You are in the small blind and directly to your left is an aggressive 3bet player/squeeze player. You look down and see KK. the CO position opens the pot and the button position flat calls. You flat call with KK and wait for the big blind to squeeze. He doesn’t squeeze and the big blind folds. The opponent in button position hits bottom two pair on the flop circle and wins you some chips…ugh. Where did it all go wrong this time? While you’re 90% sure your opponent will squeeze, you’re not 100% sure. Even the most aggressive players are generally reluctant to play hands that have absolutely no potential.

The positive thing about this type of play is that if you get squeezed at this point, your hand can be completely covered. The likelihood of you taking down a big bottom pot is very high, as no one would normally think that you would flat call in the small blind with any good hand after two players have called. Going all-in in this spot after a squeeze always lures a medium-sized hand like TT or AQ to call. The problem is that there’s only one other Draper’s Circle APP player behind you who is likely to squeeze, so your chances of getting the desired result are greatly reduced. At these times, I would normally recommend that you reraise in the small blind unless you are willing to risk being in a tricky situation.

Situation 4

You have pocket aces in HJ (Hi-jack in derby terms, the hijack position, the second position to the dealer’s right) and flat call a raise from the gun position, hoping that an aggressive squeeze player in the blinds falls into the trap. You call and CO position and button position fold. The small blind position reraises back and the first player to raise folds. So you’ve done your job of isolating your opponent in unfavorable position and disguising your hand. It’s time to maximize value and you call.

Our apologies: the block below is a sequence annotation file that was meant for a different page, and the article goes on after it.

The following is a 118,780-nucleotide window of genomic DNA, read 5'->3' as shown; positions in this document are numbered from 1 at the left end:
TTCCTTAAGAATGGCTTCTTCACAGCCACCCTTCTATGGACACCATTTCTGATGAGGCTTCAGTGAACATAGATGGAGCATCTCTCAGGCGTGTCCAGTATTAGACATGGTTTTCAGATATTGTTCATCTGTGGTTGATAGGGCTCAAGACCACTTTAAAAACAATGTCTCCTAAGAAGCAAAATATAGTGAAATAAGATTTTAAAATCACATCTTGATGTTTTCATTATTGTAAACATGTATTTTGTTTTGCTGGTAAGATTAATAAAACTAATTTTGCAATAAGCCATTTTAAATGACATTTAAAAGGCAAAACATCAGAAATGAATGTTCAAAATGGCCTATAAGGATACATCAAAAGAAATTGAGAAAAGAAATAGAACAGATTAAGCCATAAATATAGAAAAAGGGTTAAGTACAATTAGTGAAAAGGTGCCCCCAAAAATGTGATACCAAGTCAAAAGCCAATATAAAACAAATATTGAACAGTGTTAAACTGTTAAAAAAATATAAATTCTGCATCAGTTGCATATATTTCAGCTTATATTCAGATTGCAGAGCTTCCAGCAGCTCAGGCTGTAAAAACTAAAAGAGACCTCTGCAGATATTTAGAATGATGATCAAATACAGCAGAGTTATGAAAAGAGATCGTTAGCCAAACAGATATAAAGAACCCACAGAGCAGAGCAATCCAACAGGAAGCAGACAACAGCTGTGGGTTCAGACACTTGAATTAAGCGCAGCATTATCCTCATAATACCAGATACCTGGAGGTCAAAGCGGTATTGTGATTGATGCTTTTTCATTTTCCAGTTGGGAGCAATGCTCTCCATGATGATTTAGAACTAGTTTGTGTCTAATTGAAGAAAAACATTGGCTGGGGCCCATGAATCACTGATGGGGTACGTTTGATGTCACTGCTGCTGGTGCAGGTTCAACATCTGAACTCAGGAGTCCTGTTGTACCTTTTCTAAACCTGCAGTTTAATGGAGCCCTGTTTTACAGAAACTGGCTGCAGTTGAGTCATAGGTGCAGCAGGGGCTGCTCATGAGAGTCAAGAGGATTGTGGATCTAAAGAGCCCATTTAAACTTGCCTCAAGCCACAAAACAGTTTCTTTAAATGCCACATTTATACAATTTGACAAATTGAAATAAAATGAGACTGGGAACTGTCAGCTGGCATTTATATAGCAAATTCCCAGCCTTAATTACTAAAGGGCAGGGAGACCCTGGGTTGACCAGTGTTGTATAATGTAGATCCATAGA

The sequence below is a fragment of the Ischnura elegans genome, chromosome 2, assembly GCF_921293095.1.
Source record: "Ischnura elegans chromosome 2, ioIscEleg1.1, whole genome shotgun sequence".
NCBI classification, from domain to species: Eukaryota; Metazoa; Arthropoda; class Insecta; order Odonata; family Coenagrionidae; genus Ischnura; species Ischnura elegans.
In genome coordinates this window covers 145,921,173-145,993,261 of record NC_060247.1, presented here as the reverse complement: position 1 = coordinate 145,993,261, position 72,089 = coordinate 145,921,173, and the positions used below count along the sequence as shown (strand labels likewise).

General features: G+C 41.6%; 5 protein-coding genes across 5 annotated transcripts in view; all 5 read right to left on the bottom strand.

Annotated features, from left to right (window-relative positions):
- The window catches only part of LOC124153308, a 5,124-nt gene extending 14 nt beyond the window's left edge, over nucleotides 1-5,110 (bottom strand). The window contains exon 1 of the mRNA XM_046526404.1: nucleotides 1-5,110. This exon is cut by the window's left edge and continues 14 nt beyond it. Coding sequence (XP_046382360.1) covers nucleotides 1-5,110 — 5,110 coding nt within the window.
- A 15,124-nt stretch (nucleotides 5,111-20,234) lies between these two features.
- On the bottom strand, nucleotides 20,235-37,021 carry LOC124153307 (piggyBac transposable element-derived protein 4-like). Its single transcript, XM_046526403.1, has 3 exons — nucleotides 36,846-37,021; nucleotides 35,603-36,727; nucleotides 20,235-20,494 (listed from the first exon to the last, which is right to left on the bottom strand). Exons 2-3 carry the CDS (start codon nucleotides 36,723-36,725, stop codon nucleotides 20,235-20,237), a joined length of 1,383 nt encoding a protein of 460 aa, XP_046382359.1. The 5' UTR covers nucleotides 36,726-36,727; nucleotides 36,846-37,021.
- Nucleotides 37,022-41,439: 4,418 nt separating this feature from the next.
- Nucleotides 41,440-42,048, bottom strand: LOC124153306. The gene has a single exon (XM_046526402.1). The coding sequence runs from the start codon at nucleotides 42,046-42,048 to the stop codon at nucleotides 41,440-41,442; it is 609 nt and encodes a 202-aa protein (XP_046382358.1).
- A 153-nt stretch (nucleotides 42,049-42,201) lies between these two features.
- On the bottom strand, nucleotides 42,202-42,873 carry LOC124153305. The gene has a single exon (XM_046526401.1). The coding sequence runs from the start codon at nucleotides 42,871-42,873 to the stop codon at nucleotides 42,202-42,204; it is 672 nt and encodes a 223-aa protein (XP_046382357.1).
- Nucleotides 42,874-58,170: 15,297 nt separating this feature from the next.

Your opponent’s hand is: K♦Q♣

Your hand is: A♣A♦

The flop reads: Q♣6♥7♥

Your opponent fires a three-quarters bet to the antes, and you move all in. The reason you go all-in instead of making the standard raise is that the flop is too audible. Not only can you give your opponent unfavorable odds if he hits a listening hand on the flop, but you are also likely to induce a hand that hits a pair to call. The opponent himself is more likely to presume that your overbet is a call, and he thinks about it and calls. The turn and river are both harmless hands, and your chips are increased.

As you can see, there are many plays that can be taken after you set a trap. The most important factors you have to consider before executing this play I have already mentioned above. This play maximizes your profits. I have found that the profits of big hands are significantly improved.

Another advantage of this style of play is that your opponents are less likely to continue to squeeze you after they see you flat call with a big hand. You can again extend the flat call when you have position. They will be afraid to have a trap because they know you have a knack for setting traps.

Nothing works 100% of the time for all players playing poker. But it is a powerful weapon to turn a disadvantage into an advantage when you face a squeeze play at the table.